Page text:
If You're Not Confused
Sep 18, 2010
3 minutes read
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Photo by B Tal

First of all I want to thank my friends for their feedback on these first posts. I realize they were somewhat confusing as I mixed quite a few things together and I am still in the process of weaving a story to go through the key stepping stones.

So here’s me taking a few minutes to recap and clarify some takeaways of the previous posts.

I understand sustainability in this blog as the viability of an endeavor. This applies to systems of various sizes from one individual to millions – like the Russian Dolls.

Sustainable development, or viable development of the system you’re looking at, is a multi-dimensional problem which makes it hard to grasp. One day they show you CFCs are bad for the ozone layer, then it’s dangerous chemicals in cosmetics, then it’s tuna fish, the day after non-renewable energy resources. What are the real issues? How are they related? Which one comes first? How do we address them?

We need to stop isolating problems and learn how to look at the big picture. That’s the systems thinking part of the story. This will also help us improve the way we talk about the problems which is an essential step if we, at whatever level you consider this (family, organization, etc.), want to conceive a shared future.

There are a number of initiatives out there who are just doing that such as Agenda 21 or Transition Towns. These initiatives seem disconnected. Global is disconnected from local and that’s not cool. Considering the progress of Internet technologies to coordinate efforts across the planet, I see an opportunity to consider applications of such technologies to coordinate efforts. Social networks help doing that and specialized companies such as Gaiasoft merge technology and facilitation to tackle important environmental issues.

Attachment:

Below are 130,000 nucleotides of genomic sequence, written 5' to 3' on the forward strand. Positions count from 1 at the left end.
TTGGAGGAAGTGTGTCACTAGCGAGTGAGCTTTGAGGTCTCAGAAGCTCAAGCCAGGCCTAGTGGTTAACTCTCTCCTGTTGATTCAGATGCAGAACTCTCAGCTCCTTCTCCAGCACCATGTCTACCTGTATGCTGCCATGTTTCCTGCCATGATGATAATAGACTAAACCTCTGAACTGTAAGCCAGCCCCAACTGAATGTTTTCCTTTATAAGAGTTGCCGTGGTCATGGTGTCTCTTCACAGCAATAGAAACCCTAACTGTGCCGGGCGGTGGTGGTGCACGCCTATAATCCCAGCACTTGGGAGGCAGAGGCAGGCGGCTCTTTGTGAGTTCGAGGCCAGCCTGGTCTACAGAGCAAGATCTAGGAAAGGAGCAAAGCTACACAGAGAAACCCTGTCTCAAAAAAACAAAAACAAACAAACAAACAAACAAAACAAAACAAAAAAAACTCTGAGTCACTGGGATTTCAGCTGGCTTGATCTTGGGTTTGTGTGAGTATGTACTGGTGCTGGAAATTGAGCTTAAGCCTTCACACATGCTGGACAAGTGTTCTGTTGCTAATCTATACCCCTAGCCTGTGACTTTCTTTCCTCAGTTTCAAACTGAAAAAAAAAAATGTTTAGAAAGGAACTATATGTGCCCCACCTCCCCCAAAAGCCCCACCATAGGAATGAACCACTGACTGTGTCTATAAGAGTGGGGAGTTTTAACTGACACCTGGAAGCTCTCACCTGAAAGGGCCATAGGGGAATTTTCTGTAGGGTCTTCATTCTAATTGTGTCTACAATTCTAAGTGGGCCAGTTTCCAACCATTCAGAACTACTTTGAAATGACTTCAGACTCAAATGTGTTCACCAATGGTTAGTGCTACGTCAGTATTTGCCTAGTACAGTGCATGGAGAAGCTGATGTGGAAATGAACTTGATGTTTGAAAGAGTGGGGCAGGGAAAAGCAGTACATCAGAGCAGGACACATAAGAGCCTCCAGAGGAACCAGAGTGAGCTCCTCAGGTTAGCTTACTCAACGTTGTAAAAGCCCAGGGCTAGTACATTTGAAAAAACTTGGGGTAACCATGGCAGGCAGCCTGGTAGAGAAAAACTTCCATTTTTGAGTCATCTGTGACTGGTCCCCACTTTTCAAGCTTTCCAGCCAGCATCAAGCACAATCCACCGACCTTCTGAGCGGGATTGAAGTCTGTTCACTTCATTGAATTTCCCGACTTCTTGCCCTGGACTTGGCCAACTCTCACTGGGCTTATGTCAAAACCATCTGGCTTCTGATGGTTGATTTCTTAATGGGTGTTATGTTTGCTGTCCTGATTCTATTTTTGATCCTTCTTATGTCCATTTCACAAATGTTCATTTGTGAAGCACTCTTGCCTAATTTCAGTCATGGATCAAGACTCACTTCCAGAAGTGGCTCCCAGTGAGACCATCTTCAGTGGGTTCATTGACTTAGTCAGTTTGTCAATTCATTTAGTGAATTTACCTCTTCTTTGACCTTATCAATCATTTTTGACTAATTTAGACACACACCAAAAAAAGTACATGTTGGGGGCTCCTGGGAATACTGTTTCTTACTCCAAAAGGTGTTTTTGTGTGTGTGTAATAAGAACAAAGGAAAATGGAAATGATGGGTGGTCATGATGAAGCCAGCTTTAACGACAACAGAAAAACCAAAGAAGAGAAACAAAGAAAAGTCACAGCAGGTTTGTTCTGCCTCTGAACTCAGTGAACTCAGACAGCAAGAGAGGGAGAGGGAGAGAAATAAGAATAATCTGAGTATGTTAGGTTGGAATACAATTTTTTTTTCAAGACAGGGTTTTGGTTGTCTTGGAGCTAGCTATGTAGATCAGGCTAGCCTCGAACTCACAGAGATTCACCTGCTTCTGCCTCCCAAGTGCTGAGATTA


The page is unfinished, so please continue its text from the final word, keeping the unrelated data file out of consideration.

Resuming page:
But a fool with a tool is still a fool. Internet technologies alone are not enough unless they are used in the context of a blueprint, a methodology. I am currently inspired by Stafford Beer’s Cybersyn project and the potential of applying his Viable System Model in today’s age leveraging the tools and services Internet has to offer. What if initiatives such as Transition Towns had access to ops rooms ensuring the viability of their endeavor and balancing adequately autonomy and control such that global objectives are met?

We all live on a finite planet and we are growing in numbers. Things are changing at a faster pace now. It’s like folding a sheet of paper: it’s thickness initially remains the same until you reach a number of steps, at which point it grows exponentially. In order to face this new world, it seems to me we ought to prepare our children (because it’ll take a while) with new, updated tools and not sit back and wait until things unfold. That would be setting them up for failure.


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